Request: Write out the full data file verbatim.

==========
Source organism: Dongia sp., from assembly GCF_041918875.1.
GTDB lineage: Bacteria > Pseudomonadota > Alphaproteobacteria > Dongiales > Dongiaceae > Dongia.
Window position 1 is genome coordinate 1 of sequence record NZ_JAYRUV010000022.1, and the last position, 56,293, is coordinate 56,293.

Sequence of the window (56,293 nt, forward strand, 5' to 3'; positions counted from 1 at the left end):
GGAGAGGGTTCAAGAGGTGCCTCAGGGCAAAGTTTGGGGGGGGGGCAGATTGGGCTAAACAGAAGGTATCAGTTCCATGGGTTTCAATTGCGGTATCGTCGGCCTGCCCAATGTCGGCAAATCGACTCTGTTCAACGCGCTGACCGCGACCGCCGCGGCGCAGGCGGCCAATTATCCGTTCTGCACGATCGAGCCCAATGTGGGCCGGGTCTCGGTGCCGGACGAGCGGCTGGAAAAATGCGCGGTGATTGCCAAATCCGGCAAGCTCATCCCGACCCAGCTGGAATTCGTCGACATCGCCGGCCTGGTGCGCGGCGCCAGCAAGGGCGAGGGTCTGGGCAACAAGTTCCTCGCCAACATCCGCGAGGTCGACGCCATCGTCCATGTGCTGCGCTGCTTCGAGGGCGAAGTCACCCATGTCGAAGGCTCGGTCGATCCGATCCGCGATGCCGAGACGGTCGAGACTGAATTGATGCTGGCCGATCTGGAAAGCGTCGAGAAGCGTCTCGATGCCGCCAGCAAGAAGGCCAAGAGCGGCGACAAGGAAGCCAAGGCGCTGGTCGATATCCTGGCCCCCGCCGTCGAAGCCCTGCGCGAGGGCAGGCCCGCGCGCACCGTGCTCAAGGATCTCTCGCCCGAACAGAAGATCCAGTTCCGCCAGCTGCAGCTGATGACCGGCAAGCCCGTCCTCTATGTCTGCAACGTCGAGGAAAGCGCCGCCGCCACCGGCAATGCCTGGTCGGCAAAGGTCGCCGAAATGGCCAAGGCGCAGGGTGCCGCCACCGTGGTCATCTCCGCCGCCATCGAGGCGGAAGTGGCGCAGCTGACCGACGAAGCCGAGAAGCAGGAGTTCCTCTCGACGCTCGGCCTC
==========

Source organism: Dongia sp., from assembly GCF_041918875.1.
GTDB lineage: Bacteria > Pseudomonadota > Alphaproteobacteria > Dongiales > Dongiaceae > Dongia.
Window position 1 is genome coordinate 1 of sequence record NZ_JAYRUV010000022.1, and the last position, 56,293, is coordinate 56,293.

Sequence of the window (56,293 nt, forward strand, 5' to 3'; positions counted from 1 at the left end):
GGAGAGGGTTCAAGAGGTGCCTCAGGGCAAAGTTTGGGGGGGGGGCAGATTGGGCTAAACAGAAGGTATCAGTTCCATGGGTTTCAATTGCGGTATCGTCGGCCTGCCCAATGTCGGCAAATCGACTCTGTTCAACGCGCTGACCGCGACCGCCGCGGCGCAGGCGGCCAATTATCCGTTCTGCACGATCGAGCCCAATGTGGGCCGGGTCTCGGTGCCGGACGAGCGGCTGGAAAAATGCGCGGTGATTGCCAAATCCGGCAAGCTCATCCCGACCCAGCTGGAATTCGTCGACATCGCCGGCCTGGTGCGCGGCGCCAGCAAGGGCGAGGGTCTGGGCAACAAGTTCCTCGCCAACATCCGCGAGGTCGACGCCATCGTCCATGTGCTGCGCTGCTTCGAGGGCGAAGTCACCCATGTCGAAGGCTCGGTCGATCCGATCCGCGATGCCGAGACGGTCGAGACTGAATTGATGCTGGCCGATCTGGAAAGCGTCGAGAAGCGTCTCGATGCCGCCAGCAAGAAGGCCAAGAGCGGCGACAAGGAAGCCAAGGCGCTGGTCGATATCCTGGCCCCCGCCGTCGAAGCCCTGCGCGAGGGCAGGCCCGCGCGCACCGTGCTCAAGGATCTCTCGCCCGAACAGAAGATCCAGTTCCGCCAGCTGCAGCTGATGACCGGCAAGCCCGTCCTCTATGTCTGCAACGTCGAGGAAAGCGCCGCCGCCACCGGCAATGCCTGGTCGGCAAAGGTCGCCGAAATGGCCAAGGCGCAGGGTGCCGCCACCGTGGTCATCTCCGCCGCCATCGAGGCGGAAGTGGCGCAGCTGACCGACGAAGCCGAGAAGCAGGAGTTCCTCTCGACGCTCGGCCTC